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Freedom from Sexual Self-Denial: Why Not Have Sex With People Who Aren't Your Partner?

Infidelity is treated as selfish, while monogamy is celebrated. But what's so great about living a life of self-denial?
 
 
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When my boyfriend, Jason, confessed to having sex with another woman, I cried. I cried almost nonstop for a full weekend, actually, in spite of the fact that I was the one who encouraged him to do it.

For the first two years of our relationship, I constantly teased Jason with dares that he fool around with any girl who hit on him. I maintained that I didn’t feel comfortable demanding monogamy, and that if he wanted to have sex with someone else, all I asked was that he be honest with me about it.

But Jason repeatedly said he was naturally monogamous. He didn’t like one-night stands—he was picky and prone to germophobia—and he didn’t want to have an ongoing sexual relationship with anyone else while we were together. He was a serial monogamist; he’d never had a “friend with benefits.” If he was having sex with someone, it was because they were dating.

Yet after years of being together, we hit a sexual wall. We’d tried meeting other couples and had two threesomes, but our efforts only yielded frustration and disappointment. I missed my days of effortlessly falling into bed with a new man and letting our chemistry lead the way. And I missed having dirty details to share with Jason about my past exploits (which he always enjoyed hearing). Together we decided that I would seek out another man, and though Jason would not necessarily look for another partner, he had license to seize the opportunity should it arise. That opportunity arose during a trip to New York, when a waitress gave him her phone number.

Although open relationships are not as shocking a concept today as they were 50 years ago, they’re still regarded with overwhelming skepticism and even disdain. The usual assumption is that polyamorous people are selfish, immature, incapable of commitment, and their primary relationship is therefore doomed to failure. When a letter writer asked Psychology Today columnist Hara Estroff Marano whether an open marriage might work for the writer and his/her partner—explaining that each had affairs in the past but still “remain committed to each other”— Marano (who is not actually a psychologist), replied "no." She went on to accuse the letter writer of being in search of “Peter Pan escape(s),” closing with the snide line that staying in a monogamous marriage “takes guts; it’s much easier to look outside for excitement than to find the source within.”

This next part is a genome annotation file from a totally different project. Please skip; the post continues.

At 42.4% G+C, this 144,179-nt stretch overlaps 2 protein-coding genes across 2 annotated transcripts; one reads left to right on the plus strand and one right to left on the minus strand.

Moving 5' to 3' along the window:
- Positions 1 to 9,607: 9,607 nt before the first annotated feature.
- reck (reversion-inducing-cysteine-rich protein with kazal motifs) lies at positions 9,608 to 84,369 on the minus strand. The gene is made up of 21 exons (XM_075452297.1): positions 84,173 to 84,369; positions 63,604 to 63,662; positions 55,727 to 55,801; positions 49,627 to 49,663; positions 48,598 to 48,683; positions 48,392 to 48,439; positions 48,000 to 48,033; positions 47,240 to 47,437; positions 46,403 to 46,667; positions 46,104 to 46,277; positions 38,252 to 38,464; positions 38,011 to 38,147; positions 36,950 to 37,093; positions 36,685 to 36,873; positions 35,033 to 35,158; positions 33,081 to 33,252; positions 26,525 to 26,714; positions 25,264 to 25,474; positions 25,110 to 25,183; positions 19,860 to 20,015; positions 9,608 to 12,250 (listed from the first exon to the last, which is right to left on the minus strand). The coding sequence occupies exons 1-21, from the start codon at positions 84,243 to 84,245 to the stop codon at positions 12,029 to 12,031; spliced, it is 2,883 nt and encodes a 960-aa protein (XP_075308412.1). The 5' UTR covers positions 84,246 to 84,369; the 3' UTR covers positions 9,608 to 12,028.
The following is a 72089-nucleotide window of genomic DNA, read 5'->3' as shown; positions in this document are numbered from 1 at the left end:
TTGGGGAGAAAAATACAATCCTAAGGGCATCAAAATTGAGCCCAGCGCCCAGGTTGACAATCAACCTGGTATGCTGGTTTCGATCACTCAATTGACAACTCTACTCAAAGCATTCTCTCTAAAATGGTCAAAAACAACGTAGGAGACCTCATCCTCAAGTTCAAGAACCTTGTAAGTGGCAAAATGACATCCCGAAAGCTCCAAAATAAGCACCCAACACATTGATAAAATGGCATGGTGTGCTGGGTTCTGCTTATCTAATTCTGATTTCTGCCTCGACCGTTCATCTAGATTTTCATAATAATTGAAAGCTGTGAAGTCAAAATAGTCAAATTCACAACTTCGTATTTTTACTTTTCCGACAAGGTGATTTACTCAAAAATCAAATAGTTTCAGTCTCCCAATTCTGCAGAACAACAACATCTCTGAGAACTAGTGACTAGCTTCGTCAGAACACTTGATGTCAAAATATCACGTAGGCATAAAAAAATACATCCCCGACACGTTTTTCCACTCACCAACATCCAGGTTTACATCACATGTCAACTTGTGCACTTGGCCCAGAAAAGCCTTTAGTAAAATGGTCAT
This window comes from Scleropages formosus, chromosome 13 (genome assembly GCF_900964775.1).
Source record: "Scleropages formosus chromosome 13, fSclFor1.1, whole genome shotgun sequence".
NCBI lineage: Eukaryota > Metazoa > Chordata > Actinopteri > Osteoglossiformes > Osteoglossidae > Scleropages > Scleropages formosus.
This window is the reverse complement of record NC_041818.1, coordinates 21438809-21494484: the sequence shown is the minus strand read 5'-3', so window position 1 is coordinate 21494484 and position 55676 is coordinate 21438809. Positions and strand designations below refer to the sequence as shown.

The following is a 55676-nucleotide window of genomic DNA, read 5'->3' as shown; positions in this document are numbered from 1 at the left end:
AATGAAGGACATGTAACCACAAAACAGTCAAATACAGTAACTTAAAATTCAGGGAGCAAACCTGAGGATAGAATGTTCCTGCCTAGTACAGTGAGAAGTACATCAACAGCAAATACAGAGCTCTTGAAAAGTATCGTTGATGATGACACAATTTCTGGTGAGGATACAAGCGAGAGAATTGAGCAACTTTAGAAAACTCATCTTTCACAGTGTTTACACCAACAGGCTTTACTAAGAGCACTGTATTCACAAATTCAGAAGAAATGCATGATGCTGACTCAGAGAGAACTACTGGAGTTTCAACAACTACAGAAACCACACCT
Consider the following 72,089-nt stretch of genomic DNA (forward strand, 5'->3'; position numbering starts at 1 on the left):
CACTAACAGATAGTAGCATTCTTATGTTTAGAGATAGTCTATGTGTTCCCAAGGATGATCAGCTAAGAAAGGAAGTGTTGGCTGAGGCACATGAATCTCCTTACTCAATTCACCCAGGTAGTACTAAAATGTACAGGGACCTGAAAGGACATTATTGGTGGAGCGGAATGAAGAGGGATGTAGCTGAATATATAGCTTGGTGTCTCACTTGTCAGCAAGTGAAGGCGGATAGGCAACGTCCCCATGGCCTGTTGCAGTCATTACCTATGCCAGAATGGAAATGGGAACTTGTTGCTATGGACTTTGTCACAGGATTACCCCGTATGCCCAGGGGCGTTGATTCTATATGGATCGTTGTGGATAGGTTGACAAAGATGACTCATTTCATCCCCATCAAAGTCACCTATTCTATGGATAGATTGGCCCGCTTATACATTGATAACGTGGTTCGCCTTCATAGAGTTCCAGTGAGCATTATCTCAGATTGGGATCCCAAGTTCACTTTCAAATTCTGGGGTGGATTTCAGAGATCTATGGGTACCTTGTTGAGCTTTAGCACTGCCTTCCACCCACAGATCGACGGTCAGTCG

But what’s so gutsy about living a life full of self-denial and insecurity, where the person you love most is also the person you most need to limit?

Janet W. Hardy, co-author of The Ethical Slut, is quick to point out that being “open” is not necessarily the path of least resistance, and that moving away from monogamy takes courage: “The difference between polyamorous people and monogamous people isn't that poly people never feel jealous -- we do. The real difference is what we do with our feelings of jealousy. […] By blaming the [unhappy] feelings on their partners, [most monogamous people] are able to make problems someone else's fault. That way, they don't have to feel responsible for figuring out what's causing the feelings, or for finding a solution.” Those who have elected to allow their partner extra-relationship sex don’t “have that luxury. You don't get to distract yourself from your feelings of loss, sorrow, insecurity or whatever by diverting them into anger toward him [or her.]”

This is part of why an open relationship can be such a challenge. In an article that came out earlier this year about one couple’s history of their open marriage, wife Cate specifically said “it seemed worth it to me to push my psychological limits, to just work through it. I wanted to get to a better self […] There were a million -- not a million, but many -- painful challenges. Enormous, terrifying. But if you have relationships that have real emotional depth to them, which is what we aspire to, then it is never safe. You're terrified about losing the person. It's high risk.”

 
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